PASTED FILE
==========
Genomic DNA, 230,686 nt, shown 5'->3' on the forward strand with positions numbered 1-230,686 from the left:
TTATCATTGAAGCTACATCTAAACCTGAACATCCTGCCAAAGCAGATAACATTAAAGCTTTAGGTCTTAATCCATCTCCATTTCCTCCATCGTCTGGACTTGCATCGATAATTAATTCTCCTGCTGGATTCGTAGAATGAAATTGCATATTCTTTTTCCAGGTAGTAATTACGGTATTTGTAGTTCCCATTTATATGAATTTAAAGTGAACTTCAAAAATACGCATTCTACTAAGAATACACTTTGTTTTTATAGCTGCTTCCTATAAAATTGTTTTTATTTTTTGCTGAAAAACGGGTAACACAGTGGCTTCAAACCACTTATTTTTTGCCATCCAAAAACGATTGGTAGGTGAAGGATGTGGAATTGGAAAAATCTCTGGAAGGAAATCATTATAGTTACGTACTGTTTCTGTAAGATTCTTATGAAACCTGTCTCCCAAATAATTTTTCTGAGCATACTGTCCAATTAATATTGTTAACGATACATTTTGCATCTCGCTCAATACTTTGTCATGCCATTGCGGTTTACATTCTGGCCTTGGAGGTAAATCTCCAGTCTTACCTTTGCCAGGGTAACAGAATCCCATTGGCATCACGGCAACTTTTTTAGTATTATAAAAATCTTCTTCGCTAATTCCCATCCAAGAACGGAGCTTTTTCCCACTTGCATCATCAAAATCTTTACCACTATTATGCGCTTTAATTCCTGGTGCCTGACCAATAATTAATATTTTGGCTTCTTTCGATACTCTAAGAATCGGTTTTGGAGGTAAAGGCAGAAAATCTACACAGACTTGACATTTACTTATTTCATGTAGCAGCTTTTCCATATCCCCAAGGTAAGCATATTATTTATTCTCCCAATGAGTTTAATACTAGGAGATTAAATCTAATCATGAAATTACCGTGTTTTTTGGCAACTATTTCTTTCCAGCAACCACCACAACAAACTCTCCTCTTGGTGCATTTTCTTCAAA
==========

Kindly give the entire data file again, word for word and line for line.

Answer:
Genomic DNA, 230,686 nt, shown 5'->3' on the forward strand with positions numbered 1-230,686 from the left:
TTATCATTGAAGCTACATCTAAACCTGAACATCCTGCCAAAGCAGATAACATTAAAGCTTTAGGTCTTAATCCATCTCCATTTCCTCCATCGTCTGGACTTGCATCGATAATTAATTCTCCTGCTGGATTCGTAGAATGAAATTGCATATTCTTTTTCCAGGTAGTAATTACGGTATTTGTAGTTCCCATTTATATGAATTTAAAGTGAACTTCAAAAATACGCATTCTACTAAGAATACACTTTGTTTTTATAGCTGCTTCCTATAAAATTGTTTTTATTTTTTGCTGAAAAACGGGTAACACAGTGGCTTCAAACCACTTATTTTTTGCCATCCAAAAACGATTGGTAGGTGAAGGATGTGGAATTGGAAAAATCTCTGGAAGGAAATCATTATAGTTACGTACTGTTTCTGTAAGATTCTTATGAAACCTGTCTCCCAAATAATTTTTCTGAGCATACTGTCCAATTAATATTGTTAACGATACATTTTGCATCTCGCTCAATACTTTGTCATGCCATTGCGGTTTACATTCTGGCCTTGGAGGTAAATCTCCAGTCTTACCTTTGCCAGGGTAACAGAATCCCATTGGCATCACGGCAACTTTTTTAGTATTATAAAAATCTTCTTCGCTAATTCCCATCCAAGAACGGAGCTTTTTCCCACTTGCATCATCAAAATCTTTACCACTATTATGCGCTTTAATTCCTGGTGCCTGACCAATAATTAATATTTTGGCTTCTTTCGATACTCTAAGAATCGGTTTTGGAGGTAAAGGCAGAAAATCTACACAGACTTGACATTTACTTATTTCATGTAGCAGCTTTTCCATATCCCCAAGGTAAGCATATTATTTATTCTCCCAATGAGTTTAATACTAGGAGATTAAATCTAATCATGAAATTACCGTGTTTTTTGGCAACTATTTCTTTCCAGCAACCACCACAACAAACTCTCCTCTTGGTGCATTTTCTTCAAA